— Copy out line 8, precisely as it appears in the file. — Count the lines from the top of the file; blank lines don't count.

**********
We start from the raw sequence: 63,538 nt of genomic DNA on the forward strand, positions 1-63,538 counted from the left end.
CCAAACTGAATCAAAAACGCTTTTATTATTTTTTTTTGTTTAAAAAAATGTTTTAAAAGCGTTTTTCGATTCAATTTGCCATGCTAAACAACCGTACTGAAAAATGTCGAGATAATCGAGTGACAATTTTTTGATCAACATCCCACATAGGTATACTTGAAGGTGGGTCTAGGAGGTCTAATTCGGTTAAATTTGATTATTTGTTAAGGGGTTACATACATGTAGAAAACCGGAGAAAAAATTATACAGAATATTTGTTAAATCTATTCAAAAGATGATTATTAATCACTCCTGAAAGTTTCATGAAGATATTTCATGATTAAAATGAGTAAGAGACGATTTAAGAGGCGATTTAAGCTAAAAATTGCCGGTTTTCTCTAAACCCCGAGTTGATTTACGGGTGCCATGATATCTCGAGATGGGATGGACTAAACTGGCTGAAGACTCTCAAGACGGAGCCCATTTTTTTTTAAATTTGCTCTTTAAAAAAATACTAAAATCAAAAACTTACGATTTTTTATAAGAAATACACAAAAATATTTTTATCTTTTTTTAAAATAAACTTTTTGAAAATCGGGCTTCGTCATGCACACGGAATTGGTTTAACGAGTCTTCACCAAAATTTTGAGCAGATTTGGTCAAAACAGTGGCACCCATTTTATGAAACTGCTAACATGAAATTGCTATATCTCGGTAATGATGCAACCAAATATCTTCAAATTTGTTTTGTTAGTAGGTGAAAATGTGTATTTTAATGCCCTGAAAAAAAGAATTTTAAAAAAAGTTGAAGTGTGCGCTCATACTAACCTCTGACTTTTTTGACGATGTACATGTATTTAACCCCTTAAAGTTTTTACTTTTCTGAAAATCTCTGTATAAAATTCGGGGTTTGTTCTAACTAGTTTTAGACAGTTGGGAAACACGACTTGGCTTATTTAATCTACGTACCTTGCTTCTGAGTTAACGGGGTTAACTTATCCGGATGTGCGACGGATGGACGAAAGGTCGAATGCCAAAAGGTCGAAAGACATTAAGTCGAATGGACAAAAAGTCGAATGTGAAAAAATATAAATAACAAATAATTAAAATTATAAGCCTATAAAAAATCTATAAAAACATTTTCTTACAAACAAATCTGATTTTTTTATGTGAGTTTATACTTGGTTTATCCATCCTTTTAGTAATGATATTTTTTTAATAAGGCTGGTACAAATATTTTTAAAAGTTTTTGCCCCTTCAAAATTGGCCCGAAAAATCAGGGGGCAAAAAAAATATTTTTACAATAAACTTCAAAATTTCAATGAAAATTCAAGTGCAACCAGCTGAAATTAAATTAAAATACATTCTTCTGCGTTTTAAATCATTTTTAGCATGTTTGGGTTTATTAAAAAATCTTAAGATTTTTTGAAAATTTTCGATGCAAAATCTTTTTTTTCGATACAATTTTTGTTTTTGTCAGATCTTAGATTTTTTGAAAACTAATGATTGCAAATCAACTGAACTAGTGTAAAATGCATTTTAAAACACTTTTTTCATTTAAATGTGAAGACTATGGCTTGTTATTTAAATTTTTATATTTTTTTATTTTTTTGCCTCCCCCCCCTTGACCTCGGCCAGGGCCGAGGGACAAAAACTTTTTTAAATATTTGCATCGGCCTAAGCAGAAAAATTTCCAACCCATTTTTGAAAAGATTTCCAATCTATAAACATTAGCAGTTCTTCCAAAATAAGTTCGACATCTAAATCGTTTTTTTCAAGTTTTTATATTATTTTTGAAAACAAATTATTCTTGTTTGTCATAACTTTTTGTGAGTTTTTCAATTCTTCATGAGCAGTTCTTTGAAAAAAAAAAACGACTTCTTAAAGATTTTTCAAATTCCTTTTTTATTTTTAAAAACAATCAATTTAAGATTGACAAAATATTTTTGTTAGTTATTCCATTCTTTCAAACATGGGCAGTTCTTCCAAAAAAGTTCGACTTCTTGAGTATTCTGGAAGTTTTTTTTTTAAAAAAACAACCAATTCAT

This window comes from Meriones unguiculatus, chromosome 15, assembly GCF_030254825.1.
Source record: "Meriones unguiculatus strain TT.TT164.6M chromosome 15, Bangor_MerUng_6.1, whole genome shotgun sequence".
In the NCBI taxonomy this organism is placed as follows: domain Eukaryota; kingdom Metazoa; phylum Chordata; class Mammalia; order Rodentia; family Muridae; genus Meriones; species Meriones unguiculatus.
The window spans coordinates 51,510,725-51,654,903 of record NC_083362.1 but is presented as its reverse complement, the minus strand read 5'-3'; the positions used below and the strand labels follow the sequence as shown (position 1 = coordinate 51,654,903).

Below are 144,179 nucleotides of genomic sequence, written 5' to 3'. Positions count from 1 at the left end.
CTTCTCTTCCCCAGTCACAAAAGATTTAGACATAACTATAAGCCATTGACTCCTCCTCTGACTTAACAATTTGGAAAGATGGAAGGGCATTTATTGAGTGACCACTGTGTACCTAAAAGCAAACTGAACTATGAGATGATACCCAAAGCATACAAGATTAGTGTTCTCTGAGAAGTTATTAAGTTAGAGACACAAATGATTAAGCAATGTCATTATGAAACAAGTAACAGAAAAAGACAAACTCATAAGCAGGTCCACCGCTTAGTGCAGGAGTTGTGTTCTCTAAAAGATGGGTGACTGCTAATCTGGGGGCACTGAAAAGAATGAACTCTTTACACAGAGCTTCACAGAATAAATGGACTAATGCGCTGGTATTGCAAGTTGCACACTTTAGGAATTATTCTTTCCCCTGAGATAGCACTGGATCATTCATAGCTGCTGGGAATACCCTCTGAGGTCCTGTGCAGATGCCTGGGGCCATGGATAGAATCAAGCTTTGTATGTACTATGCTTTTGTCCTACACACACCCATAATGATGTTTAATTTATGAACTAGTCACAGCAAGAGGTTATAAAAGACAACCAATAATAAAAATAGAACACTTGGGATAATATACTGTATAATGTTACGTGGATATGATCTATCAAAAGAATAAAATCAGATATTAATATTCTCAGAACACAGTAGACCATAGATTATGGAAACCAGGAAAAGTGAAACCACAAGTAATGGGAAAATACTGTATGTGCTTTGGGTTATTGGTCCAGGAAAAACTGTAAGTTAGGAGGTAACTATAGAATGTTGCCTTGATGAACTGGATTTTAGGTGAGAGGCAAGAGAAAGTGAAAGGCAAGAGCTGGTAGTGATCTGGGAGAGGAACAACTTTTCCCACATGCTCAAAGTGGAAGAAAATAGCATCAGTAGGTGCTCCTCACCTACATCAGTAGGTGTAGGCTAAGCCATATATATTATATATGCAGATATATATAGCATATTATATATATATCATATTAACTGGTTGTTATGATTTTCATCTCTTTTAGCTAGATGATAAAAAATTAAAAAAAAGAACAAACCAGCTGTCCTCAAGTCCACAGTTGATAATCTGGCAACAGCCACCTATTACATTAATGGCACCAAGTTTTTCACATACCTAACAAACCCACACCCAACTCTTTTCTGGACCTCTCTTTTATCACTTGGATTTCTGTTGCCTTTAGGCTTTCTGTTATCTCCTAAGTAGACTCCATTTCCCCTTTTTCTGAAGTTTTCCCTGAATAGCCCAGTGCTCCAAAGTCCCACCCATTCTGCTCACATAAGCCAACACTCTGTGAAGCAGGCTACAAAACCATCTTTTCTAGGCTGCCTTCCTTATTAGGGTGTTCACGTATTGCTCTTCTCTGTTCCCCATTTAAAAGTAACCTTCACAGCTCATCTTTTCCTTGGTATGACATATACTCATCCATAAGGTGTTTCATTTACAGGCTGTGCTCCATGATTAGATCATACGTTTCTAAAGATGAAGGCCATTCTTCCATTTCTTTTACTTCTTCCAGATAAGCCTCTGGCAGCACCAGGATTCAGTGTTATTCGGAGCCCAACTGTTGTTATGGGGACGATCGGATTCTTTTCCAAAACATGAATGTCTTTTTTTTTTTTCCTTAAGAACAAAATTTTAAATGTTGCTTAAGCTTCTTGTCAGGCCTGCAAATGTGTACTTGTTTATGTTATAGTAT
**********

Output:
CTTCTCTTCCCCAGTCACAAAAGATTTAGACATAACTATAAGCCATTGACTCCTCCTCTGACTTAACAATTTGGAAAGATGGAAGGGCATTTATTGAGTGACCACTGTGTACCTAAAAGCAAACTGAACTATGAGATGATACCCAAAGCATACAAGATTAGTGTTCTCTGAGAAGTTATTAAGTTAGAGACACAAATGATTAAGCAATGTCATTATGAAACAAGTAACAGAAAAAGACAAACTCATAAGCAGGTCCACCGCTTAGTGCAGGAGTTGTGTTCTCTAAAAGATGGGTGACTGCTAATCTGGGGGCACTGAAAAGAATGAACTCTTTACACAGAGCTTCACAGAATAAATGGACTAATGCGCTGGTATTGCAAGTTGCACACTTTAGGAATTATTCTTTCCCCTGAGATAGCACTGGATCATTCATAGCTGCTGGGAATACCCTCTGAGGTCCTGTGCAGATGCCTGGGGCCATGGATAGAATCAAGCTTTGTATGTACTATGCTTTTGTCCTACACACACCCATAATGATGTTTAATTTATGAACTAGTCACAGCAAGAGGTTATAAAAGACAACCAATAATAAAAATAGAACACTTGGGATAATATACTGTATAATGTTACGTGGATATGATCTATCAAAAGAATAAAATCAGATATTAATATTCTCAGAACACAGTAGACCATAGATTATGGAAACCAGGAAAAGTGAAACCACAAGTAATGGGAAAATACTGTATGTGCTTTGGGTTATTGGTCCAGGAAAAACTGTAAGTTAGGAGGTAACTATAGAATGTTGCCTTGATGAACTGGATTTTAGGTGAGAGGCAAGAGAAAGTGAAAGGCAAGAGCTGGTAGTGATCTGGGAGAGGAACAACTTTTCCCACATGCTCAAAGTGGAAGAAAATAGCATCAGTAGGTGCTCCTCACCTACATCAGTAGGTGTAGGCTAAGCCATATATATTATATATGCAGATATATATAGCATATTATATATATATCATATTAACTGGTTGTTATGATTTTCATCTCTTTTAGCTAGATGATAAAAAATTAAAAAAAAGAACAAACCAGCTGTCCTCAAGTCCACAGTTGATAATCTGGCAACAGCCACCTATTACATTAATGGCACCAAGTTTTTCACATACCTAACAAACCCACACCCAACTCTTTTCTGGACCTCTCTTTTATCACTTGGATTTCTGTTGCCTTTAGGCTTTCTGTTATCTCCTAAGTAGACTCCATTTCCCCTTTTTCTGAAGTTTTCCCTGAATAGCCCAGTGCTCCAAAGTCCCACCCATTCTGCTCACATAAGCCAACACTCTGTGAAGCAGGCTACAAAACCATCTTTTCTAGGCTGCCTTCCTTATTAGGGTGTTCACGTATTGCTCTTCTCTGTTCCCCATTTAAAAGTAACCTTCACAGCTCATCTTTTCCTTGGTATGACATATACTCATCCATAAGGTGTTTCATTTACAGGCTGTGCTCCATGATTAGATCATACGTTTCTAAAGATGAAGGCCATTCTTCCATTTCTTTTACTTCTTCCAGATAAGCCTCTGGCAGCACCAGGATTCAGTGTTATTCGGAGCCCAACTGTTGTTATGGGGACGATCGGATTCTTTTCCAAAACATGAATGTCTTTTTTTTTTTTCCTTAAGAACAAAATTTTAAATGTTGCTTAAGCTTCTTGTCAGGCCTGCAAATGTGTACTTGTTTATGTTATAGTAT